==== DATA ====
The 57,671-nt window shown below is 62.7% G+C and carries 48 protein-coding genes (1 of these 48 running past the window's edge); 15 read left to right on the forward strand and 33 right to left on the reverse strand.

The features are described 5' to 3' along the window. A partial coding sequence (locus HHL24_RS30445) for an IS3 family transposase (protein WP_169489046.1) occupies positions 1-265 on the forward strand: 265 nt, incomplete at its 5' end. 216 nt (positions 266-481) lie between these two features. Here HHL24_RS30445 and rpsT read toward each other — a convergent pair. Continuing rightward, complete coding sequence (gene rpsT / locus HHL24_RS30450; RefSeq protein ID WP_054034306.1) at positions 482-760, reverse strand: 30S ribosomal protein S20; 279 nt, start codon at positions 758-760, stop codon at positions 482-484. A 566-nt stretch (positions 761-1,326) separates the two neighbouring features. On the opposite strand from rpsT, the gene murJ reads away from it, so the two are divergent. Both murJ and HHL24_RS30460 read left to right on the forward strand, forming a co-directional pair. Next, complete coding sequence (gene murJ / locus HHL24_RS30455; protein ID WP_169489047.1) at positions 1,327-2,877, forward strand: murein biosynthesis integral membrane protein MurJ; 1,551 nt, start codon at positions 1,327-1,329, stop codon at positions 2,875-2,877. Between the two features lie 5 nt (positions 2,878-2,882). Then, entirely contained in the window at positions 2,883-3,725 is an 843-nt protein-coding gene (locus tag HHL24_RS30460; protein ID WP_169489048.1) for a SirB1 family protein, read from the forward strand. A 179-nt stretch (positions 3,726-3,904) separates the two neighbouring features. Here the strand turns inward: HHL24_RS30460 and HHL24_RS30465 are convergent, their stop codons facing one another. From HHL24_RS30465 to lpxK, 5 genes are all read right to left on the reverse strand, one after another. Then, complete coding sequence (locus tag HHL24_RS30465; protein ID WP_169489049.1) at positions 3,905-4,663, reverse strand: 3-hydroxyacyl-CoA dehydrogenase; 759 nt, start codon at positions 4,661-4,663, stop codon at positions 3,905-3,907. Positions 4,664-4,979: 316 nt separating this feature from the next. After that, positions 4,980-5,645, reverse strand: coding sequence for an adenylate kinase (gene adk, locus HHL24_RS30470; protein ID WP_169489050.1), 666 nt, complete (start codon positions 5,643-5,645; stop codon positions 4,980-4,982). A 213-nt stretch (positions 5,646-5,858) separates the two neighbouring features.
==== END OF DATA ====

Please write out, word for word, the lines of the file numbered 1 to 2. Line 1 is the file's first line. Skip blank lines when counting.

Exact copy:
The 57,671-nt window shown below is 62.7% G+C and carries 48 protein-coding genes (1 of these 48 running past the window's edge); 15 read left to right on the forward strand and 33 right to left on the reverse strand.

The features are described 5' to 3' along the window. A partial coding sequence (locus HHL24_RS30445) for an IS3 family transposase (protein WP_169489046.1) occupies positions 1-265 on the forward strand: 265 nt, incomplete at its 5' end. 216 nt (positions 266-481) lie between these two features. Here HHL24_RS30445 and rpsT read toward each other — a convergent pair. Continuing rightward, complete coding sequence (gene rpsT / locus HHL24_RS30450; RefSeq protein ID WP_054034306.1) at positions 482-760, reverse strand: 30S ribosomal protein S20; 279 nt, start codon at positions 758-760, stop codon at positions 482-484. A 566-nt stretch (positions 761-1,326) separates the two neighbouring features. On the opposite strand from rpsT, the gene murJ reads away from it, so the two are divergent. Both murJ and HHL24_RS30460 read left to right on the forward strand, forming a co-directional pair. Next, complete coding sequence (gene murJ / locus HHL24_RS30455; protein ID WP_169489047.1) at positions 1,327-2,877, forward strand: murein biosynthesis integral membrane protein MurJ; 1,551 nt, start codon at positions 1,327-1,329, stop codon at positions 2,875-2,877. Between the two features lie 5 nt (positions 2,878-2,882). Then, entirely contained in the window at positions 2,883-3,725 is an 843-nt protein-coding gene (locus tag HHL24_RS30460; protein ID WP_169489048.1) for a SirB1 family protein, read from the forward strand. A 179-nt stretch (positions 3,726-3,904) separates the two neighbouring features. Here the strand turns inward: HHL24_RS30460 and HHL24_RS30465 are convergent, their stop codons facing one another. From HHL24_RS30465 to lpxK, 5 genes are all read right to left on the reverse strand, one after another. Then, complete coding sequence (locus tag HHL24_RS30465; protein ID WP_169489049.1) at positions 3,905-4,663, reverse strand: 3-hydroxyacyl-CoA dehydrogenase; 759 nt, start codon at positions 4,661-4,663, stop codon at positions 3,905-3,907. Positions 4,664-4,979: 316 nt separating this feature from the next. After that, positions 4,980-5,645, reverse strand: coding sequence for an adenylate kinase (gene adk, locus HHL24_RS30470; protein ID WP_169489050.1), 666 nt, complete (start codon positions 5,643-5,645; stop codon positions 4,980-4,982). A 213-nt stretch (positions 5,646-5,858) separates the two neighbouring features.